SCOTUS Steps Up Amid Execution Controversy

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In a last minute stay, Justice Samuel Alito ordered the immediate halt to a Missouri man’s execution. Russell Bucklew, who was convicted of murder, kidnapping, and rape in 1996, was scheduled to be executed Wednesday evening, but his attorneys had successfully appealed to delay the execution on the grounds that the intended drug cocktail can create the same complications as the one used on an Oklahoma death row inmate earlier this month. That execution caused massive controversy after the inmate ended up seizing and having a heart attack instead of the usual quick death.

The Supreme Court usually keeps its nose out of execution cases, which makes Alito’s action very rare. Opponents of the drug mixtures that are currently used on death row inmates may herald this as a victory. Traditional drugs that used to execute inmates are in short supply, forcing prisons to resort to mixing drugs together from companies that are not very anxious to reveal their sources. In a Georgia, the state Supreme Court ruled against a death row inmate suing to find out where his killer drugs were coming from. With that information, the inmate’s lawyers argued, they can then proceed with investigations into whether the drugs being supplied would constitute cruel and unusual punishment; however, the Georgia Supreme Court decided 5-2 that protection from harassment for the pharmaceutical company was more important than the right to know where drugs came from.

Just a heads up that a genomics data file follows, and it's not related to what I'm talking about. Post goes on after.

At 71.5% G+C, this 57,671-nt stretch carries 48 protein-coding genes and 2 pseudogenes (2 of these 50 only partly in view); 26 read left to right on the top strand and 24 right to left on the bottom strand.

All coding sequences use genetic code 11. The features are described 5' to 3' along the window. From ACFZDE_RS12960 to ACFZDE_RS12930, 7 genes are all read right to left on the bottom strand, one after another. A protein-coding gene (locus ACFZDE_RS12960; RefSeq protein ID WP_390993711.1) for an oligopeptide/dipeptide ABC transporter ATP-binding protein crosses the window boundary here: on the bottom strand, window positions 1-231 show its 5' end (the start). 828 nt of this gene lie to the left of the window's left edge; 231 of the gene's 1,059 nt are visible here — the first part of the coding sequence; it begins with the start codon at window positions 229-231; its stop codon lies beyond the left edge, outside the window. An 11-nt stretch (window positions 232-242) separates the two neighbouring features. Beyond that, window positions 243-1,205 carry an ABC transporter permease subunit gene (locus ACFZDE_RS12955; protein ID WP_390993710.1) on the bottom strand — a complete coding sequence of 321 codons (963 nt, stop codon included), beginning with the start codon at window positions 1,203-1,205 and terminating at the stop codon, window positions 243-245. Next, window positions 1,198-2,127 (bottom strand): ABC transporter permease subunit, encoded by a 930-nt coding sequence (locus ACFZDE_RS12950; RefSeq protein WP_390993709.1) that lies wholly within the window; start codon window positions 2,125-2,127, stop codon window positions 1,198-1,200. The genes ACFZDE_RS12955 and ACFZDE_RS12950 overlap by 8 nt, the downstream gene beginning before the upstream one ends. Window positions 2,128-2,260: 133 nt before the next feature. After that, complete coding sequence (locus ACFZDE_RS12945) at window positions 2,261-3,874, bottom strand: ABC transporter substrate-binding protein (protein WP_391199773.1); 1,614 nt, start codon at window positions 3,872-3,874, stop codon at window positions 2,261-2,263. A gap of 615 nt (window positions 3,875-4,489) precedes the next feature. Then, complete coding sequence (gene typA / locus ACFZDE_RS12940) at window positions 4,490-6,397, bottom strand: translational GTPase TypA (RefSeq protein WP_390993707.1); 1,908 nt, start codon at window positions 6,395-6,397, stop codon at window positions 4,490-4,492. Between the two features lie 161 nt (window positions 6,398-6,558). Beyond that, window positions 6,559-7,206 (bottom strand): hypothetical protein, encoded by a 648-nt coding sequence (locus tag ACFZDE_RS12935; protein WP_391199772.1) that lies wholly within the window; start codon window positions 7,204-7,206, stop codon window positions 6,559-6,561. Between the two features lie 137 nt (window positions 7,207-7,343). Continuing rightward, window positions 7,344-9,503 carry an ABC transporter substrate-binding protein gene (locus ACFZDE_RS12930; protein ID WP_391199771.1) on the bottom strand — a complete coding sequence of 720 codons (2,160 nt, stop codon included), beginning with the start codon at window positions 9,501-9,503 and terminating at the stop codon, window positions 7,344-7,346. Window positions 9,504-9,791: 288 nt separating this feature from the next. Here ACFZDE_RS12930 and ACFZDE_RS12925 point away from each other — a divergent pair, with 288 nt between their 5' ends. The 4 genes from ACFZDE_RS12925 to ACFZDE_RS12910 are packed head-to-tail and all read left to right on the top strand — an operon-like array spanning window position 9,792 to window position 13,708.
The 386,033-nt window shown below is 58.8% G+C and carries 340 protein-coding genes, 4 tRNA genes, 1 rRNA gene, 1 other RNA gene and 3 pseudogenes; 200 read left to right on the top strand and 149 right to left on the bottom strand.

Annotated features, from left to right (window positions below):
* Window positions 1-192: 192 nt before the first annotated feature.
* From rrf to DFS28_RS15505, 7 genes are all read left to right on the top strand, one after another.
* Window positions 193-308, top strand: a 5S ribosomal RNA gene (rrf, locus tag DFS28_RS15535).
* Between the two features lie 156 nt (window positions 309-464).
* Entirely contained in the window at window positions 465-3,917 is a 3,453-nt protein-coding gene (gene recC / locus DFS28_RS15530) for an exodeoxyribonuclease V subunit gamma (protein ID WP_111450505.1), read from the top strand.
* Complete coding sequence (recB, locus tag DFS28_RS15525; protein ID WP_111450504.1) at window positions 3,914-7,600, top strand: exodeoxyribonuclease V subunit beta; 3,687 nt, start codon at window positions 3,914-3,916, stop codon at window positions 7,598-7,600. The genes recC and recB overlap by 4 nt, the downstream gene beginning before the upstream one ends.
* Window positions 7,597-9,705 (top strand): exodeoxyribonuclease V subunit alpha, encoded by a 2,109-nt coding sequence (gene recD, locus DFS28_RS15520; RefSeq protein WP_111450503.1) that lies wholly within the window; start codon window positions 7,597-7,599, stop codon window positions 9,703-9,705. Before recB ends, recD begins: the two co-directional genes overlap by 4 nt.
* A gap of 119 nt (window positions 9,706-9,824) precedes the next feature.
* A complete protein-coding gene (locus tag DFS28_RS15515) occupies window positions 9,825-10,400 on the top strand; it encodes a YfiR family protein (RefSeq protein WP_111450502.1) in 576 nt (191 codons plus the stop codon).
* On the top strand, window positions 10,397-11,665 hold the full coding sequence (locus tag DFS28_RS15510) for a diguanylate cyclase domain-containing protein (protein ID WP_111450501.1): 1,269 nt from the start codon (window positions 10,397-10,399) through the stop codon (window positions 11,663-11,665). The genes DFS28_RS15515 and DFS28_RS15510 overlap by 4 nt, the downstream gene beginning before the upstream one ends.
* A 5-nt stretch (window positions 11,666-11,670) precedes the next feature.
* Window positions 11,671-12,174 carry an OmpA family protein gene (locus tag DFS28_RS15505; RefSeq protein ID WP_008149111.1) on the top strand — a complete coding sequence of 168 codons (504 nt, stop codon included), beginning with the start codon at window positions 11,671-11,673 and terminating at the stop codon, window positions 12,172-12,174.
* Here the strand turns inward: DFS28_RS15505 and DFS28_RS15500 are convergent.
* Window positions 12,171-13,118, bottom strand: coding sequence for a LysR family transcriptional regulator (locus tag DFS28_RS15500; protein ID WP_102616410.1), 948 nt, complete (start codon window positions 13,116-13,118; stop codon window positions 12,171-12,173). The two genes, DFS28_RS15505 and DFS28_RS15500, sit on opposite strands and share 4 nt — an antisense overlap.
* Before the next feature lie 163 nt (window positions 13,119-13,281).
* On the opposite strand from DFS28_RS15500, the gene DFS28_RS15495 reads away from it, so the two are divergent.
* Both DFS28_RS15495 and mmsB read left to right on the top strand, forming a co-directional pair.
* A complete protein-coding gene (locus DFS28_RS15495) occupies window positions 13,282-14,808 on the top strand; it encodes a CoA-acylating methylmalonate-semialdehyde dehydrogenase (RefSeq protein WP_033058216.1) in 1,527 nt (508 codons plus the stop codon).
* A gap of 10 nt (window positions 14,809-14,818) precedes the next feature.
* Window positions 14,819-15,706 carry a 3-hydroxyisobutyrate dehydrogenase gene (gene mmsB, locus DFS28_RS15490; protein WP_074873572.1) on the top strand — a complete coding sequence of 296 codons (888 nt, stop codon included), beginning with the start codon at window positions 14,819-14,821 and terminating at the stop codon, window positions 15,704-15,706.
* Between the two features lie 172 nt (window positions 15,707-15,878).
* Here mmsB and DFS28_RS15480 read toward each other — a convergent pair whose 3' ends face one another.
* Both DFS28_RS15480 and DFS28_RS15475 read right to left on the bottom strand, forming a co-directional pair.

With Alito’s stay, capital punishment is set to become the next legal debate on the national stage. As capital punishment continues, there is greater outcry as to why it is acceptable to use shady drugs supplied by anonymous pharmaceutical companies. After all, isn’t it cruel and unusual that inmates are not being told where their killer drugs are coming from? Maybe the Supreme Court can decide.

Dennis Futoryan (@dfutoryan) is an undergrad with an eye on a bright future in the federal government. Living in New York, he seeks to understand how to solve the problematic issues plaguing Gothamites, as well as educating the youngest generations on the most important issues of the day.

Featured image courtesy of [Ken Piorkowski via Wiipedia].

Dennis Futoryan
Dennis Futoryan is a 23-year old New York Law School student who has his sights set on constitutional and public interest law. Whenever he gets a chance to breathe from his law school work, Dennis can be found scouring social media and examining current events to educate others about what’s going on in our world. Contact Dennis at



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